“As much as I wanted to celebrate, it was hectic,” she said, “in a good way!”

Washington QB Michael Benix Jr. (9) is interviewed after beating Oregon Saturday at Husky Stadium.  (Steven Physick-USA TODAY Sports)

Washington QB Michael Benix Jr. (9) is interviewed after beating Oregon Saturday at Husky Stadium. (Steven Physick-USA TODAY Sports) (USA TODAY Sports/Reuters)

But let’s work backwards, shall we? How in the world did we get here?

See also  Russia-Ukraine War: Live Updates - The New York Times

Trailing 29-18 late in the third quarter, Oregon suddenly found ways to slow down a Bennix-led offense that scored touchdowns on four of its first six drives. Ducks quarterback Bo Nix, in a Billboard-doubting Heisman campaign, came alive, helping his team storm back to take a 33-29 lead.

What followed was a wild sequence.

Oregon’s defense stuffed the Huskies in goal line stands (three snaps at the 3-yard line). The Ducks marched to the Washington 47-yard line while draining the clock to 2 minutes. Then, at the end of what was sure to be months of turmoil, coach Dan Lanning went for it. On fourth-and-3, Bo Nix’s pass fell flat, Benix took over and the Wizards began.

Lanning’s decision, rightly or wrongly, was another aggressive move from the young coach. He made two field goals during the game, as his team drove inside the Washington 10-yard line twice and came away scoreless.

Then, he pointed a finger at himself.

“I think the game is 100% on me,” he told reporters.

Here’s an important note for all of us to remember as Benix and the Huskies continue their march this season: Michael Benix changes the math for coaches.

Washington coach Cullen DeBoer knows his quarterback’s production and efficiency affects results from the other end.

“I think so,” he said. “Our defense has to defend a more aggressive style of offense because other teams know we’re going to put a lot of points on the board.”

What can’t Michael Benix do? He forces stupid coaching mistakes. He threads the needles. Wins in games. Wars by captures.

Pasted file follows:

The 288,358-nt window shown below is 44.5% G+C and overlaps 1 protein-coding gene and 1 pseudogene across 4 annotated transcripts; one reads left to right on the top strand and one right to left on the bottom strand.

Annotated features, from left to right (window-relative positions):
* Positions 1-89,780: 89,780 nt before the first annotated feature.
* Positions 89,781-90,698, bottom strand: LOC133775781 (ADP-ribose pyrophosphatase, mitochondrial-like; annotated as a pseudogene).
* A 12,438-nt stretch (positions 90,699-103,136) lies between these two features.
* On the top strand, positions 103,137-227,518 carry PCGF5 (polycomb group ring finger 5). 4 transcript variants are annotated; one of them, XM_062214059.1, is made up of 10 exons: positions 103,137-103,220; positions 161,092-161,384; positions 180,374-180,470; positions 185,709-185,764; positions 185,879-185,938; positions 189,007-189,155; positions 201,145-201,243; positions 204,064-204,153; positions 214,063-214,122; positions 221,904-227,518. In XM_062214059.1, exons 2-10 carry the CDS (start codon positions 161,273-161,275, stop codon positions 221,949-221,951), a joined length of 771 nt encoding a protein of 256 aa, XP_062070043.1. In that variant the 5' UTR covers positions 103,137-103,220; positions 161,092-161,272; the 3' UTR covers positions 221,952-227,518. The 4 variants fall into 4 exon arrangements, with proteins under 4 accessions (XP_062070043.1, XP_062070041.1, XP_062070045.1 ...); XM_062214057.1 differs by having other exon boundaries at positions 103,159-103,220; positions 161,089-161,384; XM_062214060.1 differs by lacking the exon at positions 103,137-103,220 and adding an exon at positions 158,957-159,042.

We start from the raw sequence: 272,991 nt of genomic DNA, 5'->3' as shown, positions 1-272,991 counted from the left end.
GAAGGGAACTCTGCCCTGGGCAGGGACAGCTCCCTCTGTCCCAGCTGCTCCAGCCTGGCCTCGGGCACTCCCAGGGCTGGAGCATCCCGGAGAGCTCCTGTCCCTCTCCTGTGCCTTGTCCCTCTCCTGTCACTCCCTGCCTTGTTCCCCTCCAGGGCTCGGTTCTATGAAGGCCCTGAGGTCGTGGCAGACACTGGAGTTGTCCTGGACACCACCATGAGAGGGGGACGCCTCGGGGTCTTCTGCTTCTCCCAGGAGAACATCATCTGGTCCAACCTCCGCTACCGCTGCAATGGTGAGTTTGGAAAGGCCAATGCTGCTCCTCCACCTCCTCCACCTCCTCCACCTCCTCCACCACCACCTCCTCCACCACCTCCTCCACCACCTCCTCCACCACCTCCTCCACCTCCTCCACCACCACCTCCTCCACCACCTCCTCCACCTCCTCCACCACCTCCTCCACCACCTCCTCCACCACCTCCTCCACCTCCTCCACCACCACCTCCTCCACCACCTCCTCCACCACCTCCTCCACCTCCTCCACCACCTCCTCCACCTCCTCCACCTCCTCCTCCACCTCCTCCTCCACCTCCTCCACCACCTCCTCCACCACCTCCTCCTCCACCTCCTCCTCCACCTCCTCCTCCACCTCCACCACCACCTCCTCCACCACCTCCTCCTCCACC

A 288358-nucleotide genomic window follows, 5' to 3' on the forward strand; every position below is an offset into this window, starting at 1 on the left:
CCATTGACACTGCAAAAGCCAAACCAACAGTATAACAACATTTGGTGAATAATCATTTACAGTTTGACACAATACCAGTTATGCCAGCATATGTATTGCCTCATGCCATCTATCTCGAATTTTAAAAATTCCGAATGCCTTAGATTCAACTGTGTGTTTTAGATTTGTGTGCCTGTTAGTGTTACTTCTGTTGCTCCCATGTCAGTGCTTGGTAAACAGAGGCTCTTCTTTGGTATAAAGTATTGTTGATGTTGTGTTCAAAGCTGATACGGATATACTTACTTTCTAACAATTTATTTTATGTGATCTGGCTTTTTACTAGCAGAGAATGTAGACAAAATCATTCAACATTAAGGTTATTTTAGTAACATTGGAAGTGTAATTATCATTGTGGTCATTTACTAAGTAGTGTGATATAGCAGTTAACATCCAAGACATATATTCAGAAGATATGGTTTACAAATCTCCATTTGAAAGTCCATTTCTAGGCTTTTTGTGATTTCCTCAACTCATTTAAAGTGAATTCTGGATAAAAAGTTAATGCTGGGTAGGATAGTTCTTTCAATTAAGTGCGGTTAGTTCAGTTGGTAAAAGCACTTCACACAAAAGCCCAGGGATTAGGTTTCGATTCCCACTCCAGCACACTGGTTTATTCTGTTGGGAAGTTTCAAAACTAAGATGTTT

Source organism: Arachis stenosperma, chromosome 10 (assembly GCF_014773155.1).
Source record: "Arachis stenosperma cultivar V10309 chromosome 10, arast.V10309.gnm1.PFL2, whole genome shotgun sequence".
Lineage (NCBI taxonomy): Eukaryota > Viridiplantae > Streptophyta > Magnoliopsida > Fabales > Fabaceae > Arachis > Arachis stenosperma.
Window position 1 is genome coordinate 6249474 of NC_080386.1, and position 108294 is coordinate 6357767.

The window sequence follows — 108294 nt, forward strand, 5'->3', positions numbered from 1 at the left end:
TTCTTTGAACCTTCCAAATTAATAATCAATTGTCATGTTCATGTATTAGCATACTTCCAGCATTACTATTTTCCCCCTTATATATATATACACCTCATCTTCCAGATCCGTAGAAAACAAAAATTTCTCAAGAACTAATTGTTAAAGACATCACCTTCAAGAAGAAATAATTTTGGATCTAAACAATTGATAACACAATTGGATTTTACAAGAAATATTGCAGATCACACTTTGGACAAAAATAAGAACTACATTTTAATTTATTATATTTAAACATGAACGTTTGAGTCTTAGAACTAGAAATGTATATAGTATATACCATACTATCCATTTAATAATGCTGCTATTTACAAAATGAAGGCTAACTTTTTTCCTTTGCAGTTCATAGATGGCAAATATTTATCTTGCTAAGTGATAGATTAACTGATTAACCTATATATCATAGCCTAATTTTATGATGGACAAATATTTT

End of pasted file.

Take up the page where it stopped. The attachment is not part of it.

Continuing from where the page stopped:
See also  Does acupuncture work for chronic pain? Here's what science says.

Benix described it as a “little cramp”. His coach did not.

“The guy was cramping, cramping the whole fourth quarter,” DeBoer said. “You’ve probably seen it. He’s trying to get a moment. This is Michael. He’s been through it for years. You can’t take him off the field in that moment.

“The heart he’s got. Grinding through it. Grit.”

In the final scrimmage of the game, in one of the most stressful situations, with his side sore and his heart pounding, Bennix went from one play to another when he found Oduns in one-on-one coverage. He threw the ball to the 6-foot-3, 215-pounder, who made a grab against Oregon cornerback Trickways Bridges.

“My boy vs. their boy. I take my boy every time,” Benix said.

Sure, it’s impressive. But how about wandering in the purple of humanity?

Benix eventually succeeded in reaching the other side of the Purple Sea. He went to Washington’s subway, changed the ramp, and then there he waited – a sultan watching over his many subjects.

He posed for photos, signed autographs and hugged family members.

“We beat the f****** ducks!” A woman roared, wrapping her arms around Bennix’s neck.

There, at that moment, Bennix stood tall in the dark tunnel. The only light? Purple of course, the lights reflecting his smiling face.

Purple is, after all, the royal color – the shade of kings. Perhaps, in this event, the color of the new Heisman Trophy was chosen.

Leave a Reply

Your email address will not be published. Required fields are marked *